Update: Lots of really interesting links in the comments, including Katie Piatt’s recommendation of Ada Lovelace Day, which encourages people to blog about women in tech.

Meitar Moscovitz points me to Will the Semantic Web Have a Gender?, a ReadWriteWeb article from last year about the possibility that the semantic web will reflect a predominantly male attitude to the world.

Image by mouton.rebelle and released under a CC-Attribution-Noncommercial license.

The mechanics of "open"

March 9, 2009 | Leave a comment

PanelSince we started Elgg, I’ve always kept a very open philosophy about how the software should work. From the human perspective, we wanted it to be as inclusive as possible, with an easy-to-use interface and innards that allowed you to do very technical things (like, in Elgg 0.x, republishing aggregated RSS) with very little knowhow. From the organizational perspective, we didn’t want there to be a barrier to entry; we released it under the GNU Public License and allowed anyone to download and install it for free. And technically, we allowed anyone to augment, extend and replace its functionality, maintained an open architecture and embraced technologies like FOAF, RSS and so on.

That was five years ago. The world is only now beginning to catch up.

The Silicon Valley Web community is buzzing with “open” ideas: data portability, the open stack, the open mesh, OpenID, OAuth, and so on. There have been two Data Sharing Summits, a bunch of Identity Workshops, and efforts are crystallizing around open activity streams, contacts sharing, and virtually anything else you might want to transfer between web applications. David Recordon, co-creator of OpenID and all-round cheerleader for openness, has predicted that Facebook won’t be a walled garden by 2010.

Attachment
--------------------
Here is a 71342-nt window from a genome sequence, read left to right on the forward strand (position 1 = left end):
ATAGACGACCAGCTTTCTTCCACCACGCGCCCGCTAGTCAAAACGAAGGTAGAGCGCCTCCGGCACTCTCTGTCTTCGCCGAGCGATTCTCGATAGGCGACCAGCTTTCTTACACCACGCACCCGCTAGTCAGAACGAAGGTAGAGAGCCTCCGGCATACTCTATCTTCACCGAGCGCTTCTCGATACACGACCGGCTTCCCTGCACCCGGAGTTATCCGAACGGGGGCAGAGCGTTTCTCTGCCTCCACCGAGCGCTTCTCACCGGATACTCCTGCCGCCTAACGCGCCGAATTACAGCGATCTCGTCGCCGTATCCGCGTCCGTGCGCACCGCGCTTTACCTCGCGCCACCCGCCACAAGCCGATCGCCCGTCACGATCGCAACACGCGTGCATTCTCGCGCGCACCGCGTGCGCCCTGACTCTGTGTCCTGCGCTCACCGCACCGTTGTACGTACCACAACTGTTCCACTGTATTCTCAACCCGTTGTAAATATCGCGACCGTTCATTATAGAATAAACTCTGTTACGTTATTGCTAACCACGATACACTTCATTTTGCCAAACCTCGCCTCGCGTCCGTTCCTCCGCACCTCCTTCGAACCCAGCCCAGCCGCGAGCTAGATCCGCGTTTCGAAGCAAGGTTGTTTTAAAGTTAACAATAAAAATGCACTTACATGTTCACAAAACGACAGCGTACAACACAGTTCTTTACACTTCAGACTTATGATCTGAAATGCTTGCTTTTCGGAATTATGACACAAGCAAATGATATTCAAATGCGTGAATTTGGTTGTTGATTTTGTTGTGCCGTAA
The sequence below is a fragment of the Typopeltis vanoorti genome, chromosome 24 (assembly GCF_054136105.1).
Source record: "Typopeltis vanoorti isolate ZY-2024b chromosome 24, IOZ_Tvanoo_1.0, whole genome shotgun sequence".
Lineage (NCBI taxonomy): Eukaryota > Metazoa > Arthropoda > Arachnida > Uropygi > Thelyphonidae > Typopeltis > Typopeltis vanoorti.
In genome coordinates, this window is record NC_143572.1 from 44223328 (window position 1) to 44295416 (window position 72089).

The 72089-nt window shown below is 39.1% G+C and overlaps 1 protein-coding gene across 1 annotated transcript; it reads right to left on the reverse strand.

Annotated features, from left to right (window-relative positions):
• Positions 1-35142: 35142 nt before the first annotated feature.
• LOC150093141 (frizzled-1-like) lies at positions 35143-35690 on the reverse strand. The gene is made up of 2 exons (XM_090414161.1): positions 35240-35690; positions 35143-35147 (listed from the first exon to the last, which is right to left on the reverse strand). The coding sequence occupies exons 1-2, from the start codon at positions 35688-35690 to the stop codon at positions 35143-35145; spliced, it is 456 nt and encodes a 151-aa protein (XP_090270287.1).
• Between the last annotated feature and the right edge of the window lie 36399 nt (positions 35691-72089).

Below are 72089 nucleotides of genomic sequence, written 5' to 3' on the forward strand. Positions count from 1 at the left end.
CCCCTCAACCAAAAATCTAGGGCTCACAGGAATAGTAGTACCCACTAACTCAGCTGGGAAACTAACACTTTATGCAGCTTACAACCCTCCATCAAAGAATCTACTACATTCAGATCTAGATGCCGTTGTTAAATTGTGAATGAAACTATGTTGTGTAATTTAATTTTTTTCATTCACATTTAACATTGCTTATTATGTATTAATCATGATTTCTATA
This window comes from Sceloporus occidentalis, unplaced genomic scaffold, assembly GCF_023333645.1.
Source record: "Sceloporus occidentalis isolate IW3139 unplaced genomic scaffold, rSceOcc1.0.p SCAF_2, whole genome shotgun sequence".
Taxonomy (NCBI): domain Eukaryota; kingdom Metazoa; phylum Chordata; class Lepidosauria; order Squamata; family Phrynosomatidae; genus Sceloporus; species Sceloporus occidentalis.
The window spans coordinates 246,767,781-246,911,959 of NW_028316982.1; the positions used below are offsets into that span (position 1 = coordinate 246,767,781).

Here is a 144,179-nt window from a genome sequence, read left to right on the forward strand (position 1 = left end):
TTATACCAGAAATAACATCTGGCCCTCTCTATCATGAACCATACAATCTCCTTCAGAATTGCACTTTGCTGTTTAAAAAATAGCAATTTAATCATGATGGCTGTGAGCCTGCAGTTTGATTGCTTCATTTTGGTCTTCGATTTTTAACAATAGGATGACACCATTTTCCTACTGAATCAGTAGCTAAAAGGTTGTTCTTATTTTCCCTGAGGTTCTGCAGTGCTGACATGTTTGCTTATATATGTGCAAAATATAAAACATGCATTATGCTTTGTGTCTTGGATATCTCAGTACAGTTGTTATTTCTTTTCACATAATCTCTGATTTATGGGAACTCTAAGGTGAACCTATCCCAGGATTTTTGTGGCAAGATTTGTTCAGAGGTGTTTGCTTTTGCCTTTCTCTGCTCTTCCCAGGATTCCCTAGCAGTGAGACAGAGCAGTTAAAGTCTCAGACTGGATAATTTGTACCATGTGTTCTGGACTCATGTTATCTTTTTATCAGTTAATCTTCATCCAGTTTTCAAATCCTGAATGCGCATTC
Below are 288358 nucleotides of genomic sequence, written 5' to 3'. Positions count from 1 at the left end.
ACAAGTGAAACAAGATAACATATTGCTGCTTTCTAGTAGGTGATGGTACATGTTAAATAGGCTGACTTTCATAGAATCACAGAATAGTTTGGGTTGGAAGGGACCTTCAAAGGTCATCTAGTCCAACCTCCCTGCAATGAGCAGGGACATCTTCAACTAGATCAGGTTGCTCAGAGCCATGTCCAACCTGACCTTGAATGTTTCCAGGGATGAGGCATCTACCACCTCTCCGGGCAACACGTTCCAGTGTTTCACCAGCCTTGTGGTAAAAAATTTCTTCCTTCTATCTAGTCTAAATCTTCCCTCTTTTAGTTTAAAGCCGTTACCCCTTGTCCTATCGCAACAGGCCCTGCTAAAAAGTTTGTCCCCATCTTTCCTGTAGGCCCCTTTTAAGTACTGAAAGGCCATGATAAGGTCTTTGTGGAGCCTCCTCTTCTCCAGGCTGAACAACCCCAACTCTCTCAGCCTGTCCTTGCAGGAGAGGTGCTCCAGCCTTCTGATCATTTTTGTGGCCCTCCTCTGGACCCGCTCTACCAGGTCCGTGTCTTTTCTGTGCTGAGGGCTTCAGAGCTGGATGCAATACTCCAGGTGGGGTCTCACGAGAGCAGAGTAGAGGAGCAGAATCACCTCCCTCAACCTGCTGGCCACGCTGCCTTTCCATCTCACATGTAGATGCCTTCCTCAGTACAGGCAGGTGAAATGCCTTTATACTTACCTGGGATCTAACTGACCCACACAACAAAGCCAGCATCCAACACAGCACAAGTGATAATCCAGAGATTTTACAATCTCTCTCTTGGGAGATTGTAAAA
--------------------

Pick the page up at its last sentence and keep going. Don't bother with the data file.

This is fantastic stuff, which I intend to get even more involved with as the year progresses. Good work is happening all round, and even sleepy behemoths like Microsoft are beginning to take notice.

What worries me slightly is that the work is centered around the Silicon Valley community, and within that is largely built with public-facing commercial websites in mind. Those sites (like Digg, MySpace, the SixApart properties and so on) are awesome without a doubt, but the potential of social technologies falls well beyond the commercial web. People are beginning to use them on intranets, within universities, across governmental departments and so on – places that could use the same approaches, but need to be represented in the discussions.

Their exclusion is not the fault of the people producing the standards and doing this great work; they’re very happily welcoming anyone with a productive contribution to the table. Instead, it falls to those organizations to realize what they’re missing out on and begin to pay more attention to cutting edge technology. The Obama administration is certainly waking up to this, but others – notably the UK government – are extremely reticent to embrace anything open at all.

The technology is falling into place to allow for an open, transparent, knowledge-orientated economy. Now it’s time to look at what else is needed.